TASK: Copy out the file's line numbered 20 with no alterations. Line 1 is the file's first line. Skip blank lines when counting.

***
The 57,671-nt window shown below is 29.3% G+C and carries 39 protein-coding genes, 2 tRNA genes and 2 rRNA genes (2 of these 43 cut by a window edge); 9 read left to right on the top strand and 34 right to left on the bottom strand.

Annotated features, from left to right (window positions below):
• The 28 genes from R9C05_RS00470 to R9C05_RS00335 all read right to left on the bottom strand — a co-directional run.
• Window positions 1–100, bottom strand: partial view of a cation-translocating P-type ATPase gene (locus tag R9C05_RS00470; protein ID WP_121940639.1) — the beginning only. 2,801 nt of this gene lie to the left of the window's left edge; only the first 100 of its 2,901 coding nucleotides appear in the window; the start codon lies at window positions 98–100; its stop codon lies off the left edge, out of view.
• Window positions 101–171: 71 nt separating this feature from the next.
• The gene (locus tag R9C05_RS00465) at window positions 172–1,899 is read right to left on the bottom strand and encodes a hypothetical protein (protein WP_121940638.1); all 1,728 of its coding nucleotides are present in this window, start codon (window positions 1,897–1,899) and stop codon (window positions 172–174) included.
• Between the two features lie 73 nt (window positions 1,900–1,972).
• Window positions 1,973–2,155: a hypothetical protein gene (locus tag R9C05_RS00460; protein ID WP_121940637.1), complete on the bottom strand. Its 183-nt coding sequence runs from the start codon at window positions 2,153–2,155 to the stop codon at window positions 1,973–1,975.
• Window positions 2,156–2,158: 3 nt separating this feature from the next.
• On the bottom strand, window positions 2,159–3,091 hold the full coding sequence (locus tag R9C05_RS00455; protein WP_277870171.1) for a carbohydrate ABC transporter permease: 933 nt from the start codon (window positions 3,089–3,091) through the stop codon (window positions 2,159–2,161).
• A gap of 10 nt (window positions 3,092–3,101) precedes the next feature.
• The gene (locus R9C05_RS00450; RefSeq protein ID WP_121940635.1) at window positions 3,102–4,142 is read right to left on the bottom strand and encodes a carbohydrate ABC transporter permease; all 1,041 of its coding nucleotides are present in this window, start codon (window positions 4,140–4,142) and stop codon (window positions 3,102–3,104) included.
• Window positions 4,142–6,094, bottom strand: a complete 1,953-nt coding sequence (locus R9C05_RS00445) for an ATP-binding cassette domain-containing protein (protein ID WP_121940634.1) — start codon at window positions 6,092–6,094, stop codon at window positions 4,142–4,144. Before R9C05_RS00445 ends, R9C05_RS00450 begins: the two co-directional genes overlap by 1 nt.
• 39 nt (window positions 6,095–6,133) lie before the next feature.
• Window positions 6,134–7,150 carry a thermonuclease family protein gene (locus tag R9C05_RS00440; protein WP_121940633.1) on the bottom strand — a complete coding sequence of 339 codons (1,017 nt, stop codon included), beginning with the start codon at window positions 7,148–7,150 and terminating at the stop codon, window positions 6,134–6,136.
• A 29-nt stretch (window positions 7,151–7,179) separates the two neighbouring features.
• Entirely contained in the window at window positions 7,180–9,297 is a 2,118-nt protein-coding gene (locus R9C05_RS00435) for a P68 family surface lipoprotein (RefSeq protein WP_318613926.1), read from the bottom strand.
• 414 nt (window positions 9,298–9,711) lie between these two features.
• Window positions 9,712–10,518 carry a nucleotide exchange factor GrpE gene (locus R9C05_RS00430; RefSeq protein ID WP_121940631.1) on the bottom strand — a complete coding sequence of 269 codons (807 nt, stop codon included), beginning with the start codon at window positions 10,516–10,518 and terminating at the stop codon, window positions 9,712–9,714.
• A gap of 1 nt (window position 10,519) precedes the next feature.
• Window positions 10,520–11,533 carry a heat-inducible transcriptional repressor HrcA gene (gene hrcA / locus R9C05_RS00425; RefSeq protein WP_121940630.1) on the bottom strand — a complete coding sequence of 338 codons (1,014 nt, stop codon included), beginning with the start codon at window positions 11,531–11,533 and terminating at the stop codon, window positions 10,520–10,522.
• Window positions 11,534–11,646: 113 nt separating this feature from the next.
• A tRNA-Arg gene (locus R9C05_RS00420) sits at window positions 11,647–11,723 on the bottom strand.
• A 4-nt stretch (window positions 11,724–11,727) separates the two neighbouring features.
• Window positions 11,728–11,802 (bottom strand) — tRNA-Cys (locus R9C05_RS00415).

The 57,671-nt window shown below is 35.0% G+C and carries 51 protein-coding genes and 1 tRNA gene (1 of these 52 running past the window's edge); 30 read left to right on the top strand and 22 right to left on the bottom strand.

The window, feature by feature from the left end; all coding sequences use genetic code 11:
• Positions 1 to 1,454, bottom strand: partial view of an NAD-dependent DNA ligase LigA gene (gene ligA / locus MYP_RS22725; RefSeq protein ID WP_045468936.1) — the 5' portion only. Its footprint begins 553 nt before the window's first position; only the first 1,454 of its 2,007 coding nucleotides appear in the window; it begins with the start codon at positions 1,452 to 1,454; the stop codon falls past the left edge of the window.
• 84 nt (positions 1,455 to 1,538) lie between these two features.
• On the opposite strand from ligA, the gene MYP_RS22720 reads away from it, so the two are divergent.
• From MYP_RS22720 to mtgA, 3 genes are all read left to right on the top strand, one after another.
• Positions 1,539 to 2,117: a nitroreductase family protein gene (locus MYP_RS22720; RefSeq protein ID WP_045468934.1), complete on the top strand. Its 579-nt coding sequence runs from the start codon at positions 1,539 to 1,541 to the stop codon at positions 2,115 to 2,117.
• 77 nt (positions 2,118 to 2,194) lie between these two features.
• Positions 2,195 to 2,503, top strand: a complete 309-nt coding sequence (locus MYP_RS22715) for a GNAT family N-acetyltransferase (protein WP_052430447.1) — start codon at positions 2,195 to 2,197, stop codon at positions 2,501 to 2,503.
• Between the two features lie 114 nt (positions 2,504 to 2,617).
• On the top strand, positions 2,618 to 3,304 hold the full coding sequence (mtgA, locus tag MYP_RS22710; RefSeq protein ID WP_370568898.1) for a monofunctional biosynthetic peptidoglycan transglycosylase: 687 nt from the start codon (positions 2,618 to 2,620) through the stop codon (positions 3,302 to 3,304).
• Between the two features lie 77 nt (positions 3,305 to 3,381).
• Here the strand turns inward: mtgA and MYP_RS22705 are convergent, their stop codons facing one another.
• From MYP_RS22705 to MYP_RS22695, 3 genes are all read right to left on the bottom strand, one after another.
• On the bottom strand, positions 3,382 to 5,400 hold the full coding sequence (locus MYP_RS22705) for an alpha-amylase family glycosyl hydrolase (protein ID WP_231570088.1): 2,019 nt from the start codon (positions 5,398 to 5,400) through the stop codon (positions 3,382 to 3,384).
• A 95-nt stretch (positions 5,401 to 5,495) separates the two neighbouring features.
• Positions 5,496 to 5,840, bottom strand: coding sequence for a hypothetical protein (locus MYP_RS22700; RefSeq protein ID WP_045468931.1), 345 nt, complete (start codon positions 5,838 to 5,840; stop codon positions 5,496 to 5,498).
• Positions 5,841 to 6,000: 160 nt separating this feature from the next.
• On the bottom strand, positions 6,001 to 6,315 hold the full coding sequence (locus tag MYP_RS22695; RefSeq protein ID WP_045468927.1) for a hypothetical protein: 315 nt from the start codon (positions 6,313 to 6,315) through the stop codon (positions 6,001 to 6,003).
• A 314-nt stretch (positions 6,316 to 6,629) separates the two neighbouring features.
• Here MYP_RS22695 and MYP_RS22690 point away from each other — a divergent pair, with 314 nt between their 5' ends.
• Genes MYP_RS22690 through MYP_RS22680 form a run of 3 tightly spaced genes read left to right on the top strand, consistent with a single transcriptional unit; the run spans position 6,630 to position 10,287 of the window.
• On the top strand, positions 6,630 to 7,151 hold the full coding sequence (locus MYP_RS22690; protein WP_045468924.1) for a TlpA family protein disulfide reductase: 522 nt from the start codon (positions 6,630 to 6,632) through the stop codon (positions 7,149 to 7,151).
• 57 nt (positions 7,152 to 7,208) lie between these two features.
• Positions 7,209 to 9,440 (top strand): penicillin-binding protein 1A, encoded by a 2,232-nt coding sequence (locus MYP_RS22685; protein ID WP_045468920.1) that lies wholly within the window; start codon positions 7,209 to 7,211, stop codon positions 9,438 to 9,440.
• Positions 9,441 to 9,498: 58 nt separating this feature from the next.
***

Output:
• A gap of 1 nt (window position 10,519) precedes the next feature.